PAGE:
The new right was at the heart of China"s economic reforms in the 1980s and 1990s. Zhang Weiying has a favourite allegory to explain these reforms. He tells a story about a village that relied on horses to conduct its chores. Over time, the village elders realised that the neighbouring village, which relied on zebras, was doing better. So after years of hailing the virtues of the horse, they decided to embrace the zebra. The only obstacle was converting the villagers who had been brainwashed over decades into worshipping the horse. The elders developed an ingenious plan. Every night, while the villagers slept, they painted black stripes on the white horses. When the villagers awoke the leaders reassured them that the animals were not really zebras, just the same old horses adorned with a few harmless stripes. After a long interval the village leaders began to replace the painted horses with real zebras. These prodigious animals transformed the village"s fortunes, increasing productivity and creating wealth all around. Only many years later¡ªlong after all the horses had been replaced with zebras and the village had benefited from many years of prosperity¡ªdid the elders summon the citizenry to proclaim that their community was a village of zebras, and that zebras were good and horses bad.
Zhang Weiying"s story is one way of understanding his theory of "dual-track pricing," first put forward in 1984. He argued that "dual-track pricing" would allow the government to move from an economy where prices were set by officials to one where they were set by the market, without having to publicly abandon its commitment to socialism or run into the opposition of all those with a vested interest in central planning. Under this approach, some goods and services continued to be sold at state-controlled prices while others were sold at market prices. Over time, the proportion of goods sold at market prices was steadily increased until by the early 1990s, almost all products were sold at market prices. The "dual-track" approach embodies the combination of pragmatism and incrementalism that has allowed China"s reformers to work around obstacles rather than confront them.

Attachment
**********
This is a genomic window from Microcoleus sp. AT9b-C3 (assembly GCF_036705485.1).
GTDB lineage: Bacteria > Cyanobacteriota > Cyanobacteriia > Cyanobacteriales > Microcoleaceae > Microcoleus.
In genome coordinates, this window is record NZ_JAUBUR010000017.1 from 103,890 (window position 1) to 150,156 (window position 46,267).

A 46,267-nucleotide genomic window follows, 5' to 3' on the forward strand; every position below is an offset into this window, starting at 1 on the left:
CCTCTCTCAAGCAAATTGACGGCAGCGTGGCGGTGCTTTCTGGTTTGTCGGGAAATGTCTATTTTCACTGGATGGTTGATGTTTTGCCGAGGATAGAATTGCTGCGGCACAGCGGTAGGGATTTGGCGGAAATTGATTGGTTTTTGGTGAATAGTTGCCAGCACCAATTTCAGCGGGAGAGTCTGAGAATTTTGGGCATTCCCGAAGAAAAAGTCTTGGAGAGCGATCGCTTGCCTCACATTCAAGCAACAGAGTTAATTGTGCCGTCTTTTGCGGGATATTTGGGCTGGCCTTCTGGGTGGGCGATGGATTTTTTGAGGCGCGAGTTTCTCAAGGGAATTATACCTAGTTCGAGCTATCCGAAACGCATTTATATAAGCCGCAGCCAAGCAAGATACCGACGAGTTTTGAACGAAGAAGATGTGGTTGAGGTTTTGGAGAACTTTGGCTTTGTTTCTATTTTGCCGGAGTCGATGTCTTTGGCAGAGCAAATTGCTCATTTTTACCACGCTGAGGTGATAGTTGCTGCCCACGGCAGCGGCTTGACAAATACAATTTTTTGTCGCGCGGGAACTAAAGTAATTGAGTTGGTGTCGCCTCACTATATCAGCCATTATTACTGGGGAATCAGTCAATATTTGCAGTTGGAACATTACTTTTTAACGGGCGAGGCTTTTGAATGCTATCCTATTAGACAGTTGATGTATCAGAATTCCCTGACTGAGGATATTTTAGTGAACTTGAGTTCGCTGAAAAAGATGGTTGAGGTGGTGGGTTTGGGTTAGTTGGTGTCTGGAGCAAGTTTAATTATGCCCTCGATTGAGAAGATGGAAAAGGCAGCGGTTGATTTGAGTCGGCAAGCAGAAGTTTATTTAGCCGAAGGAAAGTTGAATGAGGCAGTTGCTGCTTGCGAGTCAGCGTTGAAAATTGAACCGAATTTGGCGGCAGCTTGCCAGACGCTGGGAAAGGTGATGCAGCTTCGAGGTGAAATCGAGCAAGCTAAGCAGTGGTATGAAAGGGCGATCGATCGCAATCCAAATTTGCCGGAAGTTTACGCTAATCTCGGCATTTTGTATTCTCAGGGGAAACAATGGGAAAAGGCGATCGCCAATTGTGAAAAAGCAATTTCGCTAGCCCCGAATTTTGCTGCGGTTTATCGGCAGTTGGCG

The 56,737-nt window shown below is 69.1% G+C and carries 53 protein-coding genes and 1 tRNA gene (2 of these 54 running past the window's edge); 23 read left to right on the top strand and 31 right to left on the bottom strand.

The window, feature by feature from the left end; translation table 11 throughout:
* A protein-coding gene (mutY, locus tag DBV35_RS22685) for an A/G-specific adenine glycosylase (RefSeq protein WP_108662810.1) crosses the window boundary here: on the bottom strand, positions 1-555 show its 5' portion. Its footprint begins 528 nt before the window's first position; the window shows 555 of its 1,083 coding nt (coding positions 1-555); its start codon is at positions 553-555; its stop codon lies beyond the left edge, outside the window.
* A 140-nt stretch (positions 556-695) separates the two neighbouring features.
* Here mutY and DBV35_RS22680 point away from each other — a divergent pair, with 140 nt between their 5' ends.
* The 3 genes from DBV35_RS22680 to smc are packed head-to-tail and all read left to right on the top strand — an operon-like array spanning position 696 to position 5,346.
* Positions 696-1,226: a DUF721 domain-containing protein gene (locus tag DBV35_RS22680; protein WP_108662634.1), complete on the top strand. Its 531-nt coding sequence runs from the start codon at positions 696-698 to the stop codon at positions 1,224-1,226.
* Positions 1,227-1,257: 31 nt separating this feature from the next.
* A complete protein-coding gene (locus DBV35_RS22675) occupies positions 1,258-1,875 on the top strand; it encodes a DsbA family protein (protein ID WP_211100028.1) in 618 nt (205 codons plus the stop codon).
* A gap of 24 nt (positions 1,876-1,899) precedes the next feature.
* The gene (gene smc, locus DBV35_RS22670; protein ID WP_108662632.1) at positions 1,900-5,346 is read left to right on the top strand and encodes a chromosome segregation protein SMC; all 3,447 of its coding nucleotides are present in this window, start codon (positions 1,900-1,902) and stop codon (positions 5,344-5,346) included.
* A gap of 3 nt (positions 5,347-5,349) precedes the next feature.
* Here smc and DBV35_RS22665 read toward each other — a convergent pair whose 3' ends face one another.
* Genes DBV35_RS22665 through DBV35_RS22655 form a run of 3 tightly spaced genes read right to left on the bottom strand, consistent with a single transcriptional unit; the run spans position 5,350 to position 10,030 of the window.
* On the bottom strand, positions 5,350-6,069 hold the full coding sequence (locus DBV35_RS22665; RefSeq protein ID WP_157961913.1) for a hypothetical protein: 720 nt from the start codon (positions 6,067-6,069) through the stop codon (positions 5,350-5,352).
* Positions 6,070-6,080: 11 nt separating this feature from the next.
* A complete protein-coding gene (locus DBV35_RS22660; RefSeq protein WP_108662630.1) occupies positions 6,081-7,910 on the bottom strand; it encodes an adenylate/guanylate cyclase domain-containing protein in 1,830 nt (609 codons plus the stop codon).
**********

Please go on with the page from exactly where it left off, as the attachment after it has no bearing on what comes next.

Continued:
The most famous village of zebras was Shenzhen. At the end of the 1970s, Shenzhen was an unremarkable fishing village, providing a meagre living for its few thousand inhabitants. But over the next three decades, it became an emblem of the Chinese capitalism that Zhang Weiying and his colleagues were building. Because of its proximity to Hong Kong, Deng Xiaoping chose Shenzhen in 1979 as the first "special economic zone," offering its leaders tax breaks, freedom from regulation and a licence to pioneer new market ideas. The architects of reform in Shenzhen wanted to build high-tech plants that could mass-produce value-added goods for sale in the west. Such experimental zones were financed by drawing on the country"s huge savings and the revenues from exports. The coastal regions sucked in a vast number of workers from the countryside, which held down urban wages. And the whole system was laissez-faire¡ªallowing wealth to trickle down from the rich to the poor organically rather than consciously redistributing it. Deng Xiaoping pointedly declared that "some must get rich first," arguing that the different regions should "eat in separate kitchens" rather than putting their resources into a "common pot." As a result, the reformers of the eastern provinces were allowed to cut free from the impoverished inland areas and steam ahead.
But life today is getting tougher for the economists behind this system, like Zhang Weiying. After 30 years of having the best of the argument with ideas imported from the west, China has turned against the new right. Opinion polls show that they are the least popular group in China. Public disquiet is growing over the costs of reform, with protests by laid-off workers and concern over illegal demolitions and unpaid wages. And the ideas of the market are being challenged by a new left, which advocates a gentler form of capitalism. A battle of ideas pits the state against market; coasts against inland provinces; towns against countryside; rich against poor.